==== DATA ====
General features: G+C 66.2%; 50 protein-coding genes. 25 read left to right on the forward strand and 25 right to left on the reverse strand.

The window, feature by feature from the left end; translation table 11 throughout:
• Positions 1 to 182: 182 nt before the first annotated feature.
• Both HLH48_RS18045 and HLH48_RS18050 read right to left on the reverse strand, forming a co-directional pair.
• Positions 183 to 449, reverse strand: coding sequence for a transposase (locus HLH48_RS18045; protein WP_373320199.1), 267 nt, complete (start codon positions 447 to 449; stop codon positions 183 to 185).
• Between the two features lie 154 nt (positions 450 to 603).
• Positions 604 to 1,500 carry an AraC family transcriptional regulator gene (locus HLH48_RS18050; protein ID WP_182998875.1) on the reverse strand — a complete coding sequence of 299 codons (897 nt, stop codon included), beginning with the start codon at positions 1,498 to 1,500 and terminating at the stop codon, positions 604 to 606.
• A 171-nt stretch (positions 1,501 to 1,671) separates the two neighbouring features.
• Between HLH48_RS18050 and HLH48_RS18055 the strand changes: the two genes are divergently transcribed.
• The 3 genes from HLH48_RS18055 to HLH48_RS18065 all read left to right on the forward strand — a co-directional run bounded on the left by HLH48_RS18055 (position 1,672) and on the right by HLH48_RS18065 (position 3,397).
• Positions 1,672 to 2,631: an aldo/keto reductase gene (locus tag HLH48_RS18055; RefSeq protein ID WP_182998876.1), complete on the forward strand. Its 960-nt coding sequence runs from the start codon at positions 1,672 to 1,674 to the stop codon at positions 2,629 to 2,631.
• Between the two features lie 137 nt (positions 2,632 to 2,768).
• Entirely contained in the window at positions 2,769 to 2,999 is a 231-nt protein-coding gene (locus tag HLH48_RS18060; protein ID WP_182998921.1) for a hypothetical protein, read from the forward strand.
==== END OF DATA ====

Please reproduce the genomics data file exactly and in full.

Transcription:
General features: G+C 66.2%; 50 protein-coding genes. 25 read left to right on the forward strand and 25 right to left on the reverse strand.

The window, feature by feature from the left end; translation table 11 throughout:
• Positions 1 to 182: 182 nt before the first annotated feature.
• Both HLH48_RS18045 and HLH48_RS18050 read right to left on the reverse strand, forming a co-directional pair.
• Positions 183 to 449, reverse strand: coding sequence for a transposase (locus HLH48_RS18045; protein WP_373320199.1), 267 nt, complete (start codon positions 447 to 449; stop codon positions 183 to 185).
• Between the two features lie 154 nt (positions 450 to 603).
• Positions 604 to 1,500 carry an AraC family transcriptional regulator gene (locus HLH48_RS18050; protein ID WP_182998875.1) on the reverse strand — a complete coding sequence of 299 codons (897 nt, stop codon included), beginning with the start codon at positions 1,498 to 1,500 and terminating at the stop codon, positions 604 to 606.
• A 171-nt stretch (positions 1,501 to 1,671) separates the two neighbouring features.
• Between HLH48_RS18050 and HLH48_RS18055 the strand changes: the two genes are divergently transcribed.
• The 3 genes from HLH48_RS18055 to HLH48_RS18065 all read left to right on the forward strand — a co-directional run bounded on the left by HLH48_RS18055 (position 1,672) and on the right by HLH48_RS18065 (position 3,397).
• Positions 1,672 to 2,631: an aldo/keto reductase gene (locus tag HLH48_RS18055; RefSeq protein ID WP_182998876.1), complete on the forward strand. Its 960-nt coding sequence runs from the start codon at positions 1,672 to 1,674 to the stop codon at positions 2,629 to 2,631.
• Between the two features lie 137 nt (positions 2,632 to 2,768).
• Entirely contained in the window at positions 2,769 to 2,999 is a 231-nt protein-coding gene (locus tag HLH48_RS18060; protein ID WP_182998921.1) for a hypothetical protein, read from the forward strand.